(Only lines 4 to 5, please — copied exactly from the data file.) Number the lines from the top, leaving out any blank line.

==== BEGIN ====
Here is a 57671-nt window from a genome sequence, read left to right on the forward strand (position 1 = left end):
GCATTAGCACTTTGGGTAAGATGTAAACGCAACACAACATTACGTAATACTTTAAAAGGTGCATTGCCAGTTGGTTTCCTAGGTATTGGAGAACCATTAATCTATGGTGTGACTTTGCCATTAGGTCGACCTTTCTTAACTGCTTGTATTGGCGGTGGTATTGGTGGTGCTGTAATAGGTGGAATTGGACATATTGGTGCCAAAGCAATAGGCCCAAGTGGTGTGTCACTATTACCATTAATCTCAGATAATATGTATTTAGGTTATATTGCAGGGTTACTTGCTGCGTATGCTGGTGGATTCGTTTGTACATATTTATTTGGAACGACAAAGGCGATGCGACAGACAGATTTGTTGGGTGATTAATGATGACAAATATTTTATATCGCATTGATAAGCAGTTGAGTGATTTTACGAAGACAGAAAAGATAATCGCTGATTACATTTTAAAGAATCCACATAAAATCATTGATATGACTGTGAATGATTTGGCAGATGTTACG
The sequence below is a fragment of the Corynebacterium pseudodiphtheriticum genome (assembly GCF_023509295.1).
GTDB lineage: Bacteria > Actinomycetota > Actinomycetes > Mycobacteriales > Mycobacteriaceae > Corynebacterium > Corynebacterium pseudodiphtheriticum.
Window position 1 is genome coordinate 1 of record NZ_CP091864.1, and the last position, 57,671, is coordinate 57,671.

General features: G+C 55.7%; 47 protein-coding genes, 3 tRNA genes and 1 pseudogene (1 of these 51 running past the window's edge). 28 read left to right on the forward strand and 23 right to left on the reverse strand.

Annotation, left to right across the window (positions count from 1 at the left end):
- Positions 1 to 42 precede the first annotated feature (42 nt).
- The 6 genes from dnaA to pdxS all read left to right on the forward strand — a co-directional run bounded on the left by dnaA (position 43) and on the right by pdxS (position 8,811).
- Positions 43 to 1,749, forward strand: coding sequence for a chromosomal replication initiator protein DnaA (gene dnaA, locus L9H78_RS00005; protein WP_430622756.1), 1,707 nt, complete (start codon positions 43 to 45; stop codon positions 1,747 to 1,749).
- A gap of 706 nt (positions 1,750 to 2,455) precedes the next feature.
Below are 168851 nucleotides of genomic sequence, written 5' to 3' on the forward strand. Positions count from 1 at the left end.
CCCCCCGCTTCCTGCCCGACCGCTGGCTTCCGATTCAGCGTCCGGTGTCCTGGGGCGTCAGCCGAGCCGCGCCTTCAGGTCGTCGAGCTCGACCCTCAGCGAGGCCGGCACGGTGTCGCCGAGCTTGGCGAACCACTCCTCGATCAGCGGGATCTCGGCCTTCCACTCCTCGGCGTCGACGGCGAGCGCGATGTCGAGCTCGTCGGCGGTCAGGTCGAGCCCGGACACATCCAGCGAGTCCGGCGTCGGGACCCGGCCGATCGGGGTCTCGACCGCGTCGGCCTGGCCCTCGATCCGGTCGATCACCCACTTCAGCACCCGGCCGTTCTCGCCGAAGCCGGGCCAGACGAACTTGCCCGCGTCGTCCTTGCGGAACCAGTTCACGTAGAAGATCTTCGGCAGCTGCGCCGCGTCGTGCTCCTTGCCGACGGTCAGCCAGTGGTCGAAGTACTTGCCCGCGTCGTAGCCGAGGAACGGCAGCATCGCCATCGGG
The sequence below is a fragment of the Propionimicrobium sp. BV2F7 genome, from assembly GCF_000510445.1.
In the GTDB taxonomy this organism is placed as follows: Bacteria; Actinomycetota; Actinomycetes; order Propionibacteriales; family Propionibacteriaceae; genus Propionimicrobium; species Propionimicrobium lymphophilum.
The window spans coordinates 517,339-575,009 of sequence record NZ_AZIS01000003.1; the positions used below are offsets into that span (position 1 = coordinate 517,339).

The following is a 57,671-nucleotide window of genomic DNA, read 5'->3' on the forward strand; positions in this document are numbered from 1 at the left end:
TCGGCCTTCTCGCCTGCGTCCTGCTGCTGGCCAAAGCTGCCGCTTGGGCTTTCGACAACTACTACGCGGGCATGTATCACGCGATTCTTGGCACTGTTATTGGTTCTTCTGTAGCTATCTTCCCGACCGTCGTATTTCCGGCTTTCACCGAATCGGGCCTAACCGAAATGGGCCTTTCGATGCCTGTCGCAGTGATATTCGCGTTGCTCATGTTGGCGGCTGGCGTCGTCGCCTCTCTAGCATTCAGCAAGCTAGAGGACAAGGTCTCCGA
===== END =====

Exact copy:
GTDB lineage: Bacteria > Actinomycetota > Actinomycetes > Mycobacteriales > Mycobacteriaceae > Corynebacterium > Corynebacterium pseudodiphtheriticum.
Window position 1 is genome coordinate 1 of record NZ_CP091864.1, and the last position, 57,671, is coordinate 57,671.